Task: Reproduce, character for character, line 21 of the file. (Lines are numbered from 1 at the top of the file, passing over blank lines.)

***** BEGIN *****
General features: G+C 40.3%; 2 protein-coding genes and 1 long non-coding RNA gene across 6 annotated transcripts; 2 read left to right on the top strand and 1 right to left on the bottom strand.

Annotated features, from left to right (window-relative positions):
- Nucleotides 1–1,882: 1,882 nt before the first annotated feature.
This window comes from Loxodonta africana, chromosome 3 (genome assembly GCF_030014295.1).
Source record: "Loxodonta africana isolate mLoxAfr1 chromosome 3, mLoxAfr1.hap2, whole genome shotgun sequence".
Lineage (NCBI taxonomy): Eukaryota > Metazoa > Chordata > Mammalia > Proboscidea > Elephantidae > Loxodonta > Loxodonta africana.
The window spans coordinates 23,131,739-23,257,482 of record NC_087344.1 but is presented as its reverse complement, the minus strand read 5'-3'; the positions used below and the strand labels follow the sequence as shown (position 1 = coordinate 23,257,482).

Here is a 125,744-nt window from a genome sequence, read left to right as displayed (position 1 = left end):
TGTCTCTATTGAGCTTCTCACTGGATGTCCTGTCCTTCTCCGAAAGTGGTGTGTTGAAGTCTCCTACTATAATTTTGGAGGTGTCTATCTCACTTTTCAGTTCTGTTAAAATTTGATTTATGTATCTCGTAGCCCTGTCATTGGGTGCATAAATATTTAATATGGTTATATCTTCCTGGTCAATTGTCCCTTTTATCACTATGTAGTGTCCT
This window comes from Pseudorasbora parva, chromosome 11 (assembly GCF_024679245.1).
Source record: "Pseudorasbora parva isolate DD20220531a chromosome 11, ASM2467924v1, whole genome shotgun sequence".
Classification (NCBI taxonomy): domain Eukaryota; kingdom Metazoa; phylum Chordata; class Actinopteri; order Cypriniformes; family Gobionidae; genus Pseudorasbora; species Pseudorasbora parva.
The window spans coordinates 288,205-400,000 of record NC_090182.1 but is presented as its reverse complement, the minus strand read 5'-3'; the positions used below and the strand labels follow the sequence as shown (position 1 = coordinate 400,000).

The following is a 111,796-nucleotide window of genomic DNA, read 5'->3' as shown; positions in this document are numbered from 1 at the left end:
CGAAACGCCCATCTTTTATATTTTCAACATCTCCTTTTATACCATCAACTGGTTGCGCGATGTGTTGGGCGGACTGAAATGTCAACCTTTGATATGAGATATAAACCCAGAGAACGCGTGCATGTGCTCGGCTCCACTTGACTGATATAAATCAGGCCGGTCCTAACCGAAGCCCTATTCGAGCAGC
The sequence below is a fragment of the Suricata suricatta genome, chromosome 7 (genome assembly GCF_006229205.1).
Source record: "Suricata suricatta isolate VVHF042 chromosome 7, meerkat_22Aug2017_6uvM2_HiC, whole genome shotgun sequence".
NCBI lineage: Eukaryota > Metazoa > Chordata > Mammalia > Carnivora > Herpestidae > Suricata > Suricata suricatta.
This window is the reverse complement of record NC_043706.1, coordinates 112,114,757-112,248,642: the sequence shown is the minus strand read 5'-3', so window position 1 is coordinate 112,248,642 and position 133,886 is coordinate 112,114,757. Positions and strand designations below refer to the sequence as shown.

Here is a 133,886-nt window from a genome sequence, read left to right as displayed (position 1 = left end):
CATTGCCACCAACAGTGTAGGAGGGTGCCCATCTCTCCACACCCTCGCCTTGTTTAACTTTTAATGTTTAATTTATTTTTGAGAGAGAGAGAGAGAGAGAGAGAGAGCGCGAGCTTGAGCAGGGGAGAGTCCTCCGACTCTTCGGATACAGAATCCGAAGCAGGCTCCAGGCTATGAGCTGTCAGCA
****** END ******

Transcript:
CATTGCCACCAACAGTGTAGGAGGGTGCCCATCTCTCCACACCCTCGCCTTGTTTAACTTTTAATGTTTAATTTATTTTTGAGAGAGAGAGAGAGAGAGAGAGAGAGCGCGAGCTTGAGCAGGGGAGAGTCCTCCGACTCTTCGGATACAGAATCCGAAGCAGGCTCCAGGCTATGAGCTGTCAGCA